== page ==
Making handling safer
Back in 1994, the US Dept. of Agriculture created safe-handling instructions to be put on packages of raw meat and poultry to educate consumers about how to handle meat and poultry products. The label highlights the steps of refrigeration, separating raw meat and poultry products from other foods, cleaning and cooking the products thoroughly and keeping them at safe temperatures.
At its recent 2014 meeting in Washington, DC, USDA’s National Advisory Committee on Meat and Poultry Inspection (NACMPI) recommended changes to safe-handling instructions (SHI). Changes would include eliminating the first statement from the current SHI, which says: “This product was prepared from inspected and passed meat and/or poultry.” The committee would like to see wording added directing the use of thermometers for checking temperatures of meat and poultry products.
The group’s members also want safe-handling instructions to apply to all foods and all high-risk groups. And they’d like federal food-safety regulatory agencies to simplify and standardize SHI symbols with the goal of one universally recognized method for communicating safe handling of food.
Committee members agreed that communicating end-point cooking temperatures to consumers is extremely important. They think it will be very important for these temperatures to be added to safe-handling instruction labeling if available consumer testing data would support this step.
Industry should be allowed to provide additional label information for consumers by using a well-defined approval process including consumer testing and performance data. NACMPI asked if this additional information should be approved formally by FSIS, or be okayed under the new generic-labeling guidelines.
The meat and poultry industry had submitted a waiver to propose graphic changes to safe-handling instruction labels. Later, the waiver request had been withdrawn. But members of the committee think FSIS should revisit the waiver in order to evaluate possible alternative approaches augmenting SHI that would communicate risk-reduction behavior to consumers. Beyond safe-handling instructions, FSIS should pursue measures to provide information to consumers about product safety, the committee believes, by working with other groups to further educate consumers.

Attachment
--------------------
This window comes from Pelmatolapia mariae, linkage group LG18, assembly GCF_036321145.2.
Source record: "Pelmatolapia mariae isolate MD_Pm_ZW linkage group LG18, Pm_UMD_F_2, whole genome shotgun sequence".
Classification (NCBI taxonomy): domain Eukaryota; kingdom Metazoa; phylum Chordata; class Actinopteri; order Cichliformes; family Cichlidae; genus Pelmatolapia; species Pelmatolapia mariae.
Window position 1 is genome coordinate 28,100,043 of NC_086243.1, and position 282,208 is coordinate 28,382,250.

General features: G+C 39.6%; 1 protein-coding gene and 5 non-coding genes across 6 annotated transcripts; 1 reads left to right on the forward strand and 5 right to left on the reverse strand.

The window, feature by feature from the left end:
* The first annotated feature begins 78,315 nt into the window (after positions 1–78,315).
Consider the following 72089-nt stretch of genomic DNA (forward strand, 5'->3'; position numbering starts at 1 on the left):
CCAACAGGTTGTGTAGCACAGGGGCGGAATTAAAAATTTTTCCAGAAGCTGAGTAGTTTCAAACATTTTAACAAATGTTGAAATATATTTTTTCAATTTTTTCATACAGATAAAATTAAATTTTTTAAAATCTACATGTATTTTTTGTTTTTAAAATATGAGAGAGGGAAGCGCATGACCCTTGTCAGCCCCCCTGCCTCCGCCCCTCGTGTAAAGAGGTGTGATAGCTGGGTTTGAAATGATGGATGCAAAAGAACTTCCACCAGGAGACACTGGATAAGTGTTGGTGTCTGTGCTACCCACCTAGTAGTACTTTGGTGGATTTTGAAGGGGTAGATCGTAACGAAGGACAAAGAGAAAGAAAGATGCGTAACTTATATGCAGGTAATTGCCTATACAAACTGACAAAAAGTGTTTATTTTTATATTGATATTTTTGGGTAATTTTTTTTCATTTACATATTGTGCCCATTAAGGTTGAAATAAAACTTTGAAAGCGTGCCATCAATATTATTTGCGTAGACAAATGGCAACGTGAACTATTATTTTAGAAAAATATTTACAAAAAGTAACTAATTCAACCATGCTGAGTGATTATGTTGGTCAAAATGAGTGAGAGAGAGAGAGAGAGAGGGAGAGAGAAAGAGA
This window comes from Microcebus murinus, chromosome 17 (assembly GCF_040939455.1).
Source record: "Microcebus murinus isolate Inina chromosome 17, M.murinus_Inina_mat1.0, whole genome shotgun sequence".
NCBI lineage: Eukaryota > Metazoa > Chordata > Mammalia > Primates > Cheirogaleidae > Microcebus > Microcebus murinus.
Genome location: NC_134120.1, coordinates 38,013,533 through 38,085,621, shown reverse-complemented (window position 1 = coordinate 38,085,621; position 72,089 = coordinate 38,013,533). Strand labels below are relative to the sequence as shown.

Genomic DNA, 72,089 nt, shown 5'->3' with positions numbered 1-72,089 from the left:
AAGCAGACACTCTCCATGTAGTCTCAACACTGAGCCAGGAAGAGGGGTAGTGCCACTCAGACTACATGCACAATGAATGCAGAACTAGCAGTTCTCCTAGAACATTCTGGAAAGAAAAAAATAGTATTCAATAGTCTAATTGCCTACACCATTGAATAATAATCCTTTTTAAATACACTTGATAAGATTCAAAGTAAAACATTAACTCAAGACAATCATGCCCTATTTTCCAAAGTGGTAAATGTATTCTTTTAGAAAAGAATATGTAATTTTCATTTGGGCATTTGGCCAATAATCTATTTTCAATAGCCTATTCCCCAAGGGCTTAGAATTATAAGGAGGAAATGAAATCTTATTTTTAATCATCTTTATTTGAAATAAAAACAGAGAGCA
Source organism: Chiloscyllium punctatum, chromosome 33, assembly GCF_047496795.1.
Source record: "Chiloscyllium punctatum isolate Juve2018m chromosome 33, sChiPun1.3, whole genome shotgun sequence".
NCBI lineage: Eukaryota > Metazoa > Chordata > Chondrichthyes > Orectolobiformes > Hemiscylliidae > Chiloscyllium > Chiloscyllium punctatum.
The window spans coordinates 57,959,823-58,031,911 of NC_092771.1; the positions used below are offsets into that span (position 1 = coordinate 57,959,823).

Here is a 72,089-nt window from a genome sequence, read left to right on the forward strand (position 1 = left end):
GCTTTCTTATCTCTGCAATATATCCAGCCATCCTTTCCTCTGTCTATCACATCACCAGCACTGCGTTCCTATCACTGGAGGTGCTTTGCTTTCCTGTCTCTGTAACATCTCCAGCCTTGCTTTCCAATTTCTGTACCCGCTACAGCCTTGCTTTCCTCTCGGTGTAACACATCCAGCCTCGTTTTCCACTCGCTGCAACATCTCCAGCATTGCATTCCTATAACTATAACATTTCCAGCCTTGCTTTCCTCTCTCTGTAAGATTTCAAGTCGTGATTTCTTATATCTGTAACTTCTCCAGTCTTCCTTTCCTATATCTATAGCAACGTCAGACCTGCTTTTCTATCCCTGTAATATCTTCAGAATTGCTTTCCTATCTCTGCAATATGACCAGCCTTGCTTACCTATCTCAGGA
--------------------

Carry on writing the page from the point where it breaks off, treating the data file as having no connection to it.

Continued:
There also needs to be efforts to establish a greater “consumer culture” of food safety – that is, help consumers to think more about food safety when preparing food and meals. There needs to be more sharing of food-safety expertise and messages, the committee thinks. The committee would also like to see an informational website on labels established for consumers who want more detailed information. “We strongly urge the implementation and timing of any safe-handling instruction changes be concurrent with new educational means to enhance consumer food-safety practices,” the committee said.
It’s always been the goal of the USDA to keep the safe-handling instructions for meat and poultry products as simple and easy to understand as possible, but there has been a feeling that changes in the SHI are warranted. And that’s why the agency asked its national advisory committee to take a look at the instructions and recommend improvements to be made.
Bernard Shire, who is based in Lancaster, Pa., is M&P’s Washington correspondent. He also works as a food-safety consultant.